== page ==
In recent months, a lot of sportswriters have flapped their jaws about the media behavior of Seattle Seahawks running back Marshawn Lynch

However, this morning, following Lynch's run-in with the press yesterday at Super Bowl Media Day, columnist Marcus Hayes still felt the need to go Beast Mode on Beast Mode. Yes, like many before him, Hayes delivered up a hot take, straight from the oven.

Now, to preface Hayes' take, it bears mentioning that Super Bowl Media Day is a joke. It's a big circus where "reporters" wear barrels...

...and Nickelodeon dusts off Pick Boy (who must be at least 35-years-old by now). 

Then, we have the clowns intrepid reporters like Marcus Hayes.

Yes, Hayes, a writer who actively decided to make his subject out of a man who has been forcefully shunning the spotlight for months now. Lynch's behavior may be old news to some—that is, those who have actually decided to move on with their lives—but, rest assured, Hayes isn't one to go down without a story. He's just a good ol' fashioned newshound!

And here's his latest news dump: 

Lynch stayed on the podium for just under 5 minutes, the minimum required of him. He answered none of the 30 questions asked of him. He repeatedly droned, "I'm just here so I won't get fined," a phrase that trended on Twitter 1 minute after Lynch left the podium. He saluted himself on the big screen in the middle of the US Airways Center. Ever self-serving, Lynch was thrown a bag of Skittles candy, with whom he has an endorsement deal.

Lynch, who timed himself on his smartphone, saw the 5-minute mark pass, arose and said, "Time."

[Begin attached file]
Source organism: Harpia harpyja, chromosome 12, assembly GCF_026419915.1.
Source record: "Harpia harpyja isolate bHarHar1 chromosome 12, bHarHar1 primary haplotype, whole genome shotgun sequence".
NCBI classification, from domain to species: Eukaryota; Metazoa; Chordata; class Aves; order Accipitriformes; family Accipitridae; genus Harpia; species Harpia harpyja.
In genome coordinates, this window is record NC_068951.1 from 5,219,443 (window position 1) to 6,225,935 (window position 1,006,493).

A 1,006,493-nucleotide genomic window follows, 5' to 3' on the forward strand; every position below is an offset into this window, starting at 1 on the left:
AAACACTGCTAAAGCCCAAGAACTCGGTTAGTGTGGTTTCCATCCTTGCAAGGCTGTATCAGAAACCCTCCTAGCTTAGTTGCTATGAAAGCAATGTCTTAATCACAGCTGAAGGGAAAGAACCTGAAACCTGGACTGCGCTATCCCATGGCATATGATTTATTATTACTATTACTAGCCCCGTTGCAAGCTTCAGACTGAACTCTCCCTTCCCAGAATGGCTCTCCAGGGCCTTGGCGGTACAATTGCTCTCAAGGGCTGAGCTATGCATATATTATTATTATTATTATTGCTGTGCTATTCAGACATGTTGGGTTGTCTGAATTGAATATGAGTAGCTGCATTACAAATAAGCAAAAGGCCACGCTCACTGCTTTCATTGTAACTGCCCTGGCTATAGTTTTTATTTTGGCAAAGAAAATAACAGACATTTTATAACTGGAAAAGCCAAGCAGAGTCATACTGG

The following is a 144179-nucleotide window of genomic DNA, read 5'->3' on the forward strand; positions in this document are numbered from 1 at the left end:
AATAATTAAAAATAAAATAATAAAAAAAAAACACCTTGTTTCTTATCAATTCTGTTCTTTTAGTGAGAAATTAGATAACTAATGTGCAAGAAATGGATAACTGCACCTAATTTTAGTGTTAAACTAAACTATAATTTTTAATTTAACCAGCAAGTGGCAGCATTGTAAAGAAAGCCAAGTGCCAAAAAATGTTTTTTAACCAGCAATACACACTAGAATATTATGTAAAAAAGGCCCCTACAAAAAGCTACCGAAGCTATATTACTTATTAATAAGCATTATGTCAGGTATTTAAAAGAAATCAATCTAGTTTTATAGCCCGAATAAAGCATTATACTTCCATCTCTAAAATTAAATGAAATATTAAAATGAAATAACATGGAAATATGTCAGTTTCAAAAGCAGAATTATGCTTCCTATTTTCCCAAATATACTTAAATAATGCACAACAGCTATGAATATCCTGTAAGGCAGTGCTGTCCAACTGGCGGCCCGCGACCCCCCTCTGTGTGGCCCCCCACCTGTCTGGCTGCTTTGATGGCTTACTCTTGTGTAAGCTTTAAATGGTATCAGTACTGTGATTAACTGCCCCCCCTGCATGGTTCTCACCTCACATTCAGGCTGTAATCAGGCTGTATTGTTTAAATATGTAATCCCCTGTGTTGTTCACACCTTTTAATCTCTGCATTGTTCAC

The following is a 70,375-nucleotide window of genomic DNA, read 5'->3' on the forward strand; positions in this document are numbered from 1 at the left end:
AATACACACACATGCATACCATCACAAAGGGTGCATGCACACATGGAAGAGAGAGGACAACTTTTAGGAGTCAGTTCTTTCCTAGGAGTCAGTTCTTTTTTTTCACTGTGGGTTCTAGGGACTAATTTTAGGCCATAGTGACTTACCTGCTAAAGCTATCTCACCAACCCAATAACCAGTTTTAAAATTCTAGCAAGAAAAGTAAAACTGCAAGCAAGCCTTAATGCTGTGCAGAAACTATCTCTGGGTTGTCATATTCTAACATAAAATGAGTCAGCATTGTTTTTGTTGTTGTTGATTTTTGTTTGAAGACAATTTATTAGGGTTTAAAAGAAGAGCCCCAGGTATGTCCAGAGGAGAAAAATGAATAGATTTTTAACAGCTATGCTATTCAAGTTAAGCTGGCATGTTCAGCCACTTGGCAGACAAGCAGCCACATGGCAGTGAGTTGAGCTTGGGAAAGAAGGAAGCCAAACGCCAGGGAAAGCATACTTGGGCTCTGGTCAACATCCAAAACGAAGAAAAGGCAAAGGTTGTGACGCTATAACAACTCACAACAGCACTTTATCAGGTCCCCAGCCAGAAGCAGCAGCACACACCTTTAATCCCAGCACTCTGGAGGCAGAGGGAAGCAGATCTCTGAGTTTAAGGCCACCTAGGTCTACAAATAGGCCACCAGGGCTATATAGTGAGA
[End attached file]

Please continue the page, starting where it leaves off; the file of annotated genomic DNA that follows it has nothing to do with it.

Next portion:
He left the Skittles bag on the stage and bolted.

With more than 57 minutes left in Media Day, Beast Mode entered Airplane Mode and ended all transmissions.

Hayes is adamant in his claim that Lynch "should be fined again" by the NFL and that his obligation to speak with people like Hayes is "part of being an adult." Hayes even makes the bizarre claim that Lynch's behavior pins him as a sort of athletic blue-blood, divorced from the real world and its realities since birth.

His teammates' defense of him is understandable; to them, Lynch is loyal in the locker room and ferocious on the field, fully worthy of his "Beast Mode" nickname.

Also, consider their general profile: These largely are very young men whose talent has afforded them shelter and structure most of their lives. They are people for whom "hard work" equates to lifting weights and running sprints; for whom "commitment" means adhering to a loose daily schedule that tells them when to wake, when to eat, when to think; for whom "adversity" means being .500 midway through a season and somehow making the playoffs.

They know little of the real world and its gravity.

Despite their existence in a universe parallel to most people's, they at least should understand the weight of obligation.

To serve his argument, Hayes goes on to detail the appearance of compliance from a professional athlete. Hint: It has something to do with Rob Gronkowski delivering a dramatic reading of A Gronking to Remember

Patriots tight end Rob Gronkowski created a stir by reading aloud from an erotic novel that starred a fictional version of himself. The erotica was poorly done and, really, coincidental.

Of course, Hayes couldn't leave us without taking a shot at Gronk's intelligence. Stay classy, Marcus!

The news was that Gronk can read.

Yet, despite the fact that Hayes acknowledged Media Day's festival-like atmosphere, for whatever reason, he couldn't offer his seal of approval to Lynch's particular style of performance. It just didn't befit the standards of a professional football player like Gronk's recitation of softcore porn did.

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